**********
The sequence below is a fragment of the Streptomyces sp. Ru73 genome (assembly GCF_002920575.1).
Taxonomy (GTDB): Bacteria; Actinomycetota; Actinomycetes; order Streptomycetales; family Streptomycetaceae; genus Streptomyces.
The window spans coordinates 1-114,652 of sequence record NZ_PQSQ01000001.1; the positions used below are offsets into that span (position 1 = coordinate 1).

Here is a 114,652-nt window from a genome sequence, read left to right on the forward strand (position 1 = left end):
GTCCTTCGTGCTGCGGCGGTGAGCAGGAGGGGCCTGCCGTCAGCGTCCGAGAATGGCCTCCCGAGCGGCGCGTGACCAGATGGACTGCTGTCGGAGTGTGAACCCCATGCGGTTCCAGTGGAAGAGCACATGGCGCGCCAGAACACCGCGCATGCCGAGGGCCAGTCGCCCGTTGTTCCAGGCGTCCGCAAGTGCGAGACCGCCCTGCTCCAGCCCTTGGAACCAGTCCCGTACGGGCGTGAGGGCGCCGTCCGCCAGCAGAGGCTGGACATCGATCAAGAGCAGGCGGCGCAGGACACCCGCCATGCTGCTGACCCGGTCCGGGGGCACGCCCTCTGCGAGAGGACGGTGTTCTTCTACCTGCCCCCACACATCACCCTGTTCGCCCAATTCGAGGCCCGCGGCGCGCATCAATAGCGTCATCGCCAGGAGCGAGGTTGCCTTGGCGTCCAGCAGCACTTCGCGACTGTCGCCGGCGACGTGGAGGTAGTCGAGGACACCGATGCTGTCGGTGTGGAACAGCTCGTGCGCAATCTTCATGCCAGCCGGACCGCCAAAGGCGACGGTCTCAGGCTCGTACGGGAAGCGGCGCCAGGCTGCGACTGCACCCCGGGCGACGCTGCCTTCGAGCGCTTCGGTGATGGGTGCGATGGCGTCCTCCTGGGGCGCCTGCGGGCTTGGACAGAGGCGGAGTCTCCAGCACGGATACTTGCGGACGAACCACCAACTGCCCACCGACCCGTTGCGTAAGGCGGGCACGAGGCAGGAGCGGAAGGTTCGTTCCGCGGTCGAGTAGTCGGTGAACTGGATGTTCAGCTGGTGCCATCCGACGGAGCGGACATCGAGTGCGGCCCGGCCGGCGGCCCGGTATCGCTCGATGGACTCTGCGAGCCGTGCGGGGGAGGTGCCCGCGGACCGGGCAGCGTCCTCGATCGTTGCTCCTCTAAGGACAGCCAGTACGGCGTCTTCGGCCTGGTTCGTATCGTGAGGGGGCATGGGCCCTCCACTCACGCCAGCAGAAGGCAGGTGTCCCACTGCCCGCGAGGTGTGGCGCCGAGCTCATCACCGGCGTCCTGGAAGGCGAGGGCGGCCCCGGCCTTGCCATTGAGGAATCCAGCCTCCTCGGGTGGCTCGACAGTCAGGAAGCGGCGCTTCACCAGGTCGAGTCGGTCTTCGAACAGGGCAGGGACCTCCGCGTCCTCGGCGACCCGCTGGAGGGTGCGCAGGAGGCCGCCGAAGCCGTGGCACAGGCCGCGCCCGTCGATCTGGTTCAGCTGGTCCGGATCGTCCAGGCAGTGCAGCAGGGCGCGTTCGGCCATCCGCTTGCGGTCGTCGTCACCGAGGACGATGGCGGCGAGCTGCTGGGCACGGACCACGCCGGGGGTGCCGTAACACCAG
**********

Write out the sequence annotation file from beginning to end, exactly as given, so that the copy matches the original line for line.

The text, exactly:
The sequence below is a fragment of the Streptomyces sp. Ru73 genome (assembly GCF_002920575.1).
Taxonomy (GTDB): Bacteria; Actinomycetota; Actinomycetes; order Streptomycetales; family Streptomycetaceae; genus Streptomyces.
The window spans coordinates 1-114,652 of sequence record NZ_PQSQ01000001.1; the positions used below are offsets into that span (position 1 = coordinate 1).

Here is a 114,652-nt window from a genome sequence, read left to right on the forward strand (position 1 = left end):
GTCCTTCGTGCTGCGGCGGTGAGCAGGAGGGGCCTGCCGTCAGCGTCCGAGAATGGCCTCCCGAGCGGCGCGTGACCAGATGGACTGCTGTCGGAGTGTGAACCCCATGCGGTTCCAGTGGAAGAGCACATGGCGCGCCAGAACACCGCGCATGCCGAGGGCCAGTCGCCCGTTGTTCCAGGCGTCCGCAAGTGCGAGACCGCCCTGCTCCAGCCCTTGGAACCAGTCCCGTACGGGCGTGAGGGCGCCGTCCGCCAGCAGAGGCTGGACATCGATCAAGAGCAGGCGGCGCAGGACACCCGCCATGCTGCTGACCCGGTCCGGGGGCACGCCCTCTGCGAGAGGACGGTGTTCTTCTACCTGCCCCCACACATCACCCTGTTCGCCCAATTCGAGGCCCGCGGCGCGCATCAATAGCGTCATCGCCAGGAGCGAGGTTGCCTTGGCGTCCAGCAGCACTTCGCGACTGTCGCCGGCGACGTGGAGGTAGTCGAGGACACCGATGCTGTCGGTGTGGAACAGCTCGTGCGCAATCTTCATGCCAGCCGGACCGCCAAAGGCGACGGTCTCAGGCTCGTACGGGAAGCGGCGCCAGGCTGCGACTGCACCCCGGGCGACGCTGCCTTCGAGCGCTTCGGTGATGGGTGCGATGGCGTCCTCCTGGGGCGCCTGCGGGCTTGGACAGAGGCGGAGTCTCCAGCACGGATACTTGCGGACGAACCACCAACTGCCCACCGACCCGTTGCGTAAGGCGGGCACGAGGCAGGAGCGGAAGGTTCGTTCCGCGGTCGAGTAGTCGGTGAACTGGATGTTCAGCTGGTGCCATCCGACGGAGCGGACATCGAGTGCGGCCCGGCCGGCGGCCCGGTATCGCTCGATGGACTCTGCGAGCCGTGCGGGGGAGGTGCCCGCGGACCGGGCAGCGTCCTCGATCGTTGCTCCTCTAAGGACAGCCAGTACGGCGTCTTCGGCCTGGTTCGTATCGTGAGGGGGCATGGGCCCTCCACTCACGCCAGCAGAAGGCAGGTGTCCCACTGCCCGCGAGGTGTGGCGCCGAGCTCATCACCGGCGTCCTGGAAGGCGAGGGCGGCCCCGGCCTTGCCATTGAGGAATCCAGCCTCCTCGGGTGGCTCGACAGTCAGGAAGCGGCGCTTCACCAGGTCGAGTCGGTCTTCGAACAGGGCAGGGACCTCCGCGTCCTCGGCGACCCGCTGGAGGGTGCGCAGGAGGCCGCCGAAGCCGTGGCACAGGCCGCGCCCGTCGATCTGGTTCAGCTGGTCCGGATCGTCCAGGCAGTGCAGCAGGGCGCGTTCGGCCATCCGCTTGCGGTCGTCGTCACCGAGGACGATGGCGGCGAGCTGCTGGGCACGGACCACGCCGGGGGTGCCGTAACACCAG